"The simple moral fact is that words kill." - Jesus (Matt 5:22b)
Imagine what would happen if we spoke life instead of death. That we developed a habit of building people up instead of tearing people down, seeing the positive instead of the negative, and become a people of healing and hope instead of destruction and hopelessness.
So as I write this short post, I hope we can be encouraged to think with a greater purpose, that could bring real and eternal change. Let us be a people who speak life into the world that so desperately needs it.
A bit in the mouth of a horse controls the whole horse. A small rudder on a huge ship in the hands of a skilled captain sets a course in the face of the strongest winds. A word out of your mouth may seem of no account, but it can accomplish nearly anything—or destroy it!
It only takes a spark, remember, to set off a forest fire. A careless or wrongly placed word out of your mouth can do that. By our speech, we can ruin the world, turn harmony to chaos, throw mud on a reputation, send the whole world up in smoke and go up in smoke with it, smoke right from the pit of hell.
This is scary: You can tame a tiger, but you can’t tame a tongue—it’s never been done. The tongue runs wild, a wanton killer. With our tongues we bless God our Father; with the same tongues, we curse the very men and women he made in his image. Curses and blessings out of the same mouth!
"My friends, this can’t go on. A spring doesn’t gush fresh water one day and brackish the next, does it? Apple trees don’t bear strawberries, do they? Raspberry bushes don’t bear apples, do they? You’re not going to dip into a polluted mud hole and get a cup of clear, cool water, are you?" //James 3:3-12
DRAKE CURRENTLY SERVES AS THE EDITOR-IN-CHIEF OF BOLDCUPOFCOFFEE.COM & EXECUTIVE PASTOR AT WWW.GATEWAY.AC
DRAKE IS PASSIONATE ABOUT SEEING PEOPLE THRIVE AND COME ALIVE--TO BELONG, WRESTLED WITH WHAT THEY BELIEVE AND BECOME PEOPLE FULL OF LOVE, FUELLED BY FAITH & ADDICTED TO HOPE. DRAKE IS ALSO A LIFE LEARNER AND LOVES BEING CHALLENGED TO GROW FURTHER. ONE OF HIS FAVOURITE THINGS TO DO IS SPEND A GOOD AMOUNT OF TIME AT A GOOD CAFÉ OR COFFEE SHOP WITH A GOOD BOOK OR ENGAGING CONVERSATION WITH OLD AND NEW FRIENDS. TO BE ABLE TO SHARE IN SOMEONE ELSE'S JOURNEY AND EXPERIENCE IS ALWAYS A PLEASURE AND HONOR.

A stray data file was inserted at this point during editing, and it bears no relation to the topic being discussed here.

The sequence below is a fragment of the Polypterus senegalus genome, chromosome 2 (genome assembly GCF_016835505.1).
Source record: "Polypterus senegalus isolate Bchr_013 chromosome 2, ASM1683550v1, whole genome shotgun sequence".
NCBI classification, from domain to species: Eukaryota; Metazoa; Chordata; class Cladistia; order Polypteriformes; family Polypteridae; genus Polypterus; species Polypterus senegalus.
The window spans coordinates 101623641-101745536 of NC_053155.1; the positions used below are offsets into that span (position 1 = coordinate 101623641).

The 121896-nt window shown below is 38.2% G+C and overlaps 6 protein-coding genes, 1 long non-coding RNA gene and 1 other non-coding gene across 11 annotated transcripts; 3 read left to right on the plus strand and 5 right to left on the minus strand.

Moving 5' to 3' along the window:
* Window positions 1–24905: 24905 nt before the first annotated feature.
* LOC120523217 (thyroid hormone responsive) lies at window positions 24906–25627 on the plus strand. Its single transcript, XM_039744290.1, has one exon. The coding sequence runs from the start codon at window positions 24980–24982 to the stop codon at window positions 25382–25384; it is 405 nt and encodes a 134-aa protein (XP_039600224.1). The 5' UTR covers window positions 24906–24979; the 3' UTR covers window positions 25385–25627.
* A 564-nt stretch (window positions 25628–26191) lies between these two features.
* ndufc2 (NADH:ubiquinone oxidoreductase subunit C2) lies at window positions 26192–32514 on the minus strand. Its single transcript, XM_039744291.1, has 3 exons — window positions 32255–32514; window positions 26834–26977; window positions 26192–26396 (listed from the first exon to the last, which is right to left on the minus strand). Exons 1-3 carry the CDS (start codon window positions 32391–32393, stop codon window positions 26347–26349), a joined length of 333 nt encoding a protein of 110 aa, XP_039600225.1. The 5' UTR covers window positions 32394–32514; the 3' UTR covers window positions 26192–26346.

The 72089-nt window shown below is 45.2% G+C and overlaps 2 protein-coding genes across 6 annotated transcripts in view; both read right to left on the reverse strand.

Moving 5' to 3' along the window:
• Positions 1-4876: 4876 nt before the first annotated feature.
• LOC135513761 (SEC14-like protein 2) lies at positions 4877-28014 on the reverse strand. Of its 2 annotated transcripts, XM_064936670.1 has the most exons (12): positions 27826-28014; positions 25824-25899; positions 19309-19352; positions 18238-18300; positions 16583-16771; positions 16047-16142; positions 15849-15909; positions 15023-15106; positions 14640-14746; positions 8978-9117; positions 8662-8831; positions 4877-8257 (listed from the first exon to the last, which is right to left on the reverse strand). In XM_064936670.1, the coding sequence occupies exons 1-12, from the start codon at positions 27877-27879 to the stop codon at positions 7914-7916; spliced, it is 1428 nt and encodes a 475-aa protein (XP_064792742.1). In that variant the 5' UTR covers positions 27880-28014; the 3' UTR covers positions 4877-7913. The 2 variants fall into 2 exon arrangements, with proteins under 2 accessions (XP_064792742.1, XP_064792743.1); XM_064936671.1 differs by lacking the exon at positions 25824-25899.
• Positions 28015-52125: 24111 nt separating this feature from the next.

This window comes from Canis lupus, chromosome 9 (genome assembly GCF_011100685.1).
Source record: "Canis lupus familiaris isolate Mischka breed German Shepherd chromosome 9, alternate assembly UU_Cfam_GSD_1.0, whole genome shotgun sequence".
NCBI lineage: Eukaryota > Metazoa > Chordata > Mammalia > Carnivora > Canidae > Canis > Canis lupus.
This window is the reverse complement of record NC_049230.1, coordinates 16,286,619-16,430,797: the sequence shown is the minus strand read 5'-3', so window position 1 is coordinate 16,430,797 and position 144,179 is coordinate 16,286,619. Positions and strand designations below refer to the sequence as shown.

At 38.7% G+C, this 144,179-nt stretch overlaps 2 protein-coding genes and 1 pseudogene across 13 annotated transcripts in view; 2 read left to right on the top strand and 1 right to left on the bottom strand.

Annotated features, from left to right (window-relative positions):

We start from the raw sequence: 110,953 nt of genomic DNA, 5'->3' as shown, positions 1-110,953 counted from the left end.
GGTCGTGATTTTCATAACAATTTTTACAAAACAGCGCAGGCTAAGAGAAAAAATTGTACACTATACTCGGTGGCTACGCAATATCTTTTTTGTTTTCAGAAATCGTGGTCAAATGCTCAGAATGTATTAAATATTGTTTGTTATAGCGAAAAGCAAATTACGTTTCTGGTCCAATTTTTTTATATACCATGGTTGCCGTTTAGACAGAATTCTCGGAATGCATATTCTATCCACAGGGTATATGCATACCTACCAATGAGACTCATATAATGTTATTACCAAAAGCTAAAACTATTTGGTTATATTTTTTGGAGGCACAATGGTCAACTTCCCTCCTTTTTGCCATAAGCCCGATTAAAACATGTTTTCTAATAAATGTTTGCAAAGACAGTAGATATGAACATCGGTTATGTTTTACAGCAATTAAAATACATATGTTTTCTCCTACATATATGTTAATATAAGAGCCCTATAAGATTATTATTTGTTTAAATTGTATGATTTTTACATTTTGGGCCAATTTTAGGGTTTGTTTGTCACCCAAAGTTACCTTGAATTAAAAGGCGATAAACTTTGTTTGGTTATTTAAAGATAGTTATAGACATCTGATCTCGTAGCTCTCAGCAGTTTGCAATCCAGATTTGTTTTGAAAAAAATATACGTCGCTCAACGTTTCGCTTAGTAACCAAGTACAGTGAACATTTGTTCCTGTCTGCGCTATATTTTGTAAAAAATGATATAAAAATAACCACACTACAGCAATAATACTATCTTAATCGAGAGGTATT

So I went to the mall yesterday.
"Wow, Cole, that’s fascinating. I’m so glad you made a blog post about it."
Hey, it was a big day.
Anyway, I went to the mall with a friend of mine where she quickly learned that I very easily get sucked in to any kiosk around. I’ve had my hands cleaned with sea salt one too many times…
Yesterday I got pulled into the World Vision desk. The worker gave me her spiel and I politely listened, but I felt compelled to ask her something when she finished. I was curious about what it was like to constantly get ignored by almost every single person that walked by. To just have people purposely avert their eye contact to literally anything else around. Did she take it personally? How does a person deal with that? She gave an encouraging answer about how she knows that she’s doing a good work so she can put up with it. But after that encounter, I couldn’t stop thinking about how we treat each other often times as human beings.